And so the idea was born — to assemble a collaborative portrait of the city based on numerous individual experiences, memories, and subjective impressions. She painstakingly hand-printed a few hundred schematic maps of Manhattan on the letterpress in the basement of her college dorm, then walked all over the island, handing them to strangers and asking them to draw “their Manhattan,” then mail the maps back to her — which, in a heartening antidote to Gotham’s rumored curmudgeonly cynicism, they readily did. Dozens of intimate narratives soon filled her inbox — first loves, last goodbyes, childhood favorites, unexpected delights. In short, lives lived.

Off The Grid (©Becky Cooper courtesy Abrams Image)

The finest of them are now collected Mapping Manhattan: A Love (And Sometimes Hate) Story in Maps by 75 New Yorkers (public library) — a tender cartographic love letter to this timeless city of multiple dimensions, parallel realities, and perpendicular views, featuring contributions from both strangers and famous New Yorkers alike, including Brain Pickings favorites like cosmic sage Neil deGrasse Tyson, artist-philosopher Yoko Ono, wire-walked Philippe Petit, The Map as Art author Katharine Harmon and Paris vs. New York creator Vahram Muratyan, as well as prominent New Yorkers like writer Malcolm Gladwell and chef David Chang.

Malcolm Gladwell, writer (©Becky Cooper courtesy Abrams Image)

Yoko Ono, visual artist, musician, and activist (©Becky Cooper courtesy Abrams Image)

Neil deGrasse Tyson, astrophysicist and director of the Hayden Planetarium at the American Museum of Natural History (©Becky Cooper courtesy Abrams Image)

Cooper writes of the project:

The maps were like passports into strangers’ worlds. … I talked to gas station workers, MTA employees, artists, tourists, and veterans; to Columbia med students, Mister Softee drivers, city planners, San Francisco quilters, bakery owners, street cart vendors, Central park portraitists, jazz musicians, Watchtower distributors, undergrads, can collectors, and mail carriers. … These are their maps. Their ghosts. Their past loves. Their secret spots. Their favorite restaurants. These are their accidental autobiographies: when people don’t realize they’re revealing themselves, they’re apt to lay themselves much more bare.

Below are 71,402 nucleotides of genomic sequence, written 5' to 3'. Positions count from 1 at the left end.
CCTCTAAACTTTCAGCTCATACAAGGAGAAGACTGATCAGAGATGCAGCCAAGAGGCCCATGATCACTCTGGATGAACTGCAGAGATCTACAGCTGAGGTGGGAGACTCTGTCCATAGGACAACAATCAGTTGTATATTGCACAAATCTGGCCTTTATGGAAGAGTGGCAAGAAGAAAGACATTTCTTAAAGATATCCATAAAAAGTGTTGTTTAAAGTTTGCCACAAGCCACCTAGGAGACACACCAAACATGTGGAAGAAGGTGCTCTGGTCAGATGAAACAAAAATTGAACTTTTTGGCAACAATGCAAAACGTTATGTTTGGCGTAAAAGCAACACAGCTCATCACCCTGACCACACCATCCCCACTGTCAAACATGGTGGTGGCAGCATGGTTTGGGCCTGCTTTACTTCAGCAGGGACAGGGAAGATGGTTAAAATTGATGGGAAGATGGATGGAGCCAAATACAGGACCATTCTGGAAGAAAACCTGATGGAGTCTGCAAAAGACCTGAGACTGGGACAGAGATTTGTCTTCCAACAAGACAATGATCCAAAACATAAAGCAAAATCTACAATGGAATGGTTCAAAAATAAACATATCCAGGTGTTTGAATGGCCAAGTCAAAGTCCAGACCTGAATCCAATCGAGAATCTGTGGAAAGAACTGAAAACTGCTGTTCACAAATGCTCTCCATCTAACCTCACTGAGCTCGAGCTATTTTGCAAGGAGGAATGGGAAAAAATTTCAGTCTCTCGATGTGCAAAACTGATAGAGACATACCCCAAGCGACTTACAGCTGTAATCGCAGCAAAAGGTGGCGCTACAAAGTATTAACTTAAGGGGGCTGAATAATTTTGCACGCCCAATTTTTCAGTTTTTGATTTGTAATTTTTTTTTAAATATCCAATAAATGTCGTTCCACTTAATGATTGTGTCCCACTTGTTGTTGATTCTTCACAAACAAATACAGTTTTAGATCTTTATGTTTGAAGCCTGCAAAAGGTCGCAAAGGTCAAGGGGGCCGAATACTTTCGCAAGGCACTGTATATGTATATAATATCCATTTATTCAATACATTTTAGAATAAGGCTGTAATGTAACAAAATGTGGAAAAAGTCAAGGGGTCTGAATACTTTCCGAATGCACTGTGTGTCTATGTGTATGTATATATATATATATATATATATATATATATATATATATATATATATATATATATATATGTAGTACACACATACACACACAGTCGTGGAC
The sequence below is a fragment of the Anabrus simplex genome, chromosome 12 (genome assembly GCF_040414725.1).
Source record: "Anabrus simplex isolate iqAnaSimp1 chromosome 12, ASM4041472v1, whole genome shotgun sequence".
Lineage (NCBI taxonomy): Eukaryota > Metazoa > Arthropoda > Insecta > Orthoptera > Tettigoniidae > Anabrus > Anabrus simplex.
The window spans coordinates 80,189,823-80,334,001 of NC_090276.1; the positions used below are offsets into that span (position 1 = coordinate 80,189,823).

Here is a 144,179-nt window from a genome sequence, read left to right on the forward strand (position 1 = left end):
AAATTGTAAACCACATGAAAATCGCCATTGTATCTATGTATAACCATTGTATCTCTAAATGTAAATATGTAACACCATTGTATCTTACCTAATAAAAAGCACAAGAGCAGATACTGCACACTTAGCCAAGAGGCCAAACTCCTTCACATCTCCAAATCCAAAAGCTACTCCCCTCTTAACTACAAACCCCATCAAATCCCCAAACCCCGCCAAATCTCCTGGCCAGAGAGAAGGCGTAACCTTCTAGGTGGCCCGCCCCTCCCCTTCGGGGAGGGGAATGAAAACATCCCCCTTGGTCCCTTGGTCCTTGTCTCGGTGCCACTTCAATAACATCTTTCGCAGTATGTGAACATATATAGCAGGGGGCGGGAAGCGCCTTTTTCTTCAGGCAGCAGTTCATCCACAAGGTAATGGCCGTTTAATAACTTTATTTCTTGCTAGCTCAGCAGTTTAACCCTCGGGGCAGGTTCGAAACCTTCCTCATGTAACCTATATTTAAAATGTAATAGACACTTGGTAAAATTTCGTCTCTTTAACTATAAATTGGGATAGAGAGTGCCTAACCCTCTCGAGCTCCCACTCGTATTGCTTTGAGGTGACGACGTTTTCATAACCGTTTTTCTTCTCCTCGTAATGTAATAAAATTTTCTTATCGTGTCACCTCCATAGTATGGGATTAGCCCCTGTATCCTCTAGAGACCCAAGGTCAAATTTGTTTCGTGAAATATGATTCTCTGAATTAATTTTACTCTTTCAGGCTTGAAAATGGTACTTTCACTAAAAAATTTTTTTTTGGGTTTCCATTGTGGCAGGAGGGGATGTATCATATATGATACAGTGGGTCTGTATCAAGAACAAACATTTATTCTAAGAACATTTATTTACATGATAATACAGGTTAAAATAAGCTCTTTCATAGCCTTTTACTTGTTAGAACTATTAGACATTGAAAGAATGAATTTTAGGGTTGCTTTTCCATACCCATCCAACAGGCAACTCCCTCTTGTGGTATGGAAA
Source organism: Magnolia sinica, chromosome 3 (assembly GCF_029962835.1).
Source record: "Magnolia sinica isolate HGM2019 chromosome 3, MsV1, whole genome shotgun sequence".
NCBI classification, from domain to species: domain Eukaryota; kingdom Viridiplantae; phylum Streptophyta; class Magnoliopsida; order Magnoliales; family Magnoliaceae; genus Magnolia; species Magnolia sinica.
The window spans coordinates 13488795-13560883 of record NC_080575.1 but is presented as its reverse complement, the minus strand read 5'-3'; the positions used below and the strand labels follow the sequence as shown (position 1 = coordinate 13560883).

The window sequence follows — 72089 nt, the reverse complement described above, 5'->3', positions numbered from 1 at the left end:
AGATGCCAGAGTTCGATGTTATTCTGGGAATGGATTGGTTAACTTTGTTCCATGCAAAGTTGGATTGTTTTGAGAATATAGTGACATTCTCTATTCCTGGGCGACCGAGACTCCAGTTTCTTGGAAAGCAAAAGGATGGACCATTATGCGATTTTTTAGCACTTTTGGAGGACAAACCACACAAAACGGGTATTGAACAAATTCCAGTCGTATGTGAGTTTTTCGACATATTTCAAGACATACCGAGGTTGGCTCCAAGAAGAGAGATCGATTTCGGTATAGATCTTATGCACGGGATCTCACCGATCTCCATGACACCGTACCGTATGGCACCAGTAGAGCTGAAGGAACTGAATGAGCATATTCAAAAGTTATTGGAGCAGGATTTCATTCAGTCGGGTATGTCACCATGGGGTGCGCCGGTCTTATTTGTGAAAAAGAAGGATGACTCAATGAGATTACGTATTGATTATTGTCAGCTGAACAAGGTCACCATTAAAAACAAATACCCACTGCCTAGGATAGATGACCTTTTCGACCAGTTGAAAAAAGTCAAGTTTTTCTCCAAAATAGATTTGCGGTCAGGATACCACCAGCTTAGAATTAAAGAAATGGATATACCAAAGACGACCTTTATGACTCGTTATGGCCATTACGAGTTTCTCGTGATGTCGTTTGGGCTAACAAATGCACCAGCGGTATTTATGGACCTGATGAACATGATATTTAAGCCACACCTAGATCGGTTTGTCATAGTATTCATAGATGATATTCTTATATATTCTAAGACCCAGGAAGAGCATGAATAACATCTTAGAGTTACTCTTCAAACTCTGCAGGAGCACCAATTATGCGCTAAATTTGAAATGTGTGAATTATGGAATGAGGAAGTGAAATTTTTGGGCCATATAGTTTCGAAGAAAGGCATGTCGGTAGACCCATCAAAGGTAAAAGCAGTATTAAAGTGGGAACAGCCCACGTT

[…]

I hope to show Manhattan as a cabinet of curiosities, a container of portals to hundreds of worlds; if I’ve succeeded, this portrait of the city will be as true as any of the seventy-five others.

Vahram Muratyan, French graphic artist (©Becky Cooper courtesy Abrams Image)

Katharine Harmon, author of The Map as Art and You Are Here: Personal Geographies and Other Maps of the Imagination (©Becky Cooper courtesy Abrams Image)

The inimitable Adam Gopnik — a New Yorker’s New Yorker — writes in the foreword:

Maps and memories are bound together, a little as songs and love affairs are. The artifact envelops the emotion, and then the emotion stores away in the artifact: We hear ‘All the Things You Are’ or ‘Hey There Delilah’ just by chance while we’re in love, and then the love is forever after stored in the song. … This attachment requires no particular creative energy. It just happens. … Maps, especially schematic ones, are the places where memories go not to die, or be pinned, but to live forever.

Sea-Attle (©Becky Cooper courtesy Abrams Image)

Gopnik pads the metaphorical with the scientific, echoing Richard Dawkins, who famously speculated that drawing maps may have “boosted our ancestors beyond the critical threshold which the other apes just failed to cross,” and turns to the brain:

Cognitive science now insists that our minds make maps before they take snapshots, storing in schematic form the information we need to navigate and make sense of the world. Maps are our first mental language, not our latest. The photographic sketch, with its optical hesitations, is a thing we force from history; the map, with its neat certainties and foggy edges, looks like the way we think.

Matt Green, former civil engineer and champion of walking (©Becky Cooper courtesy Abrams Image)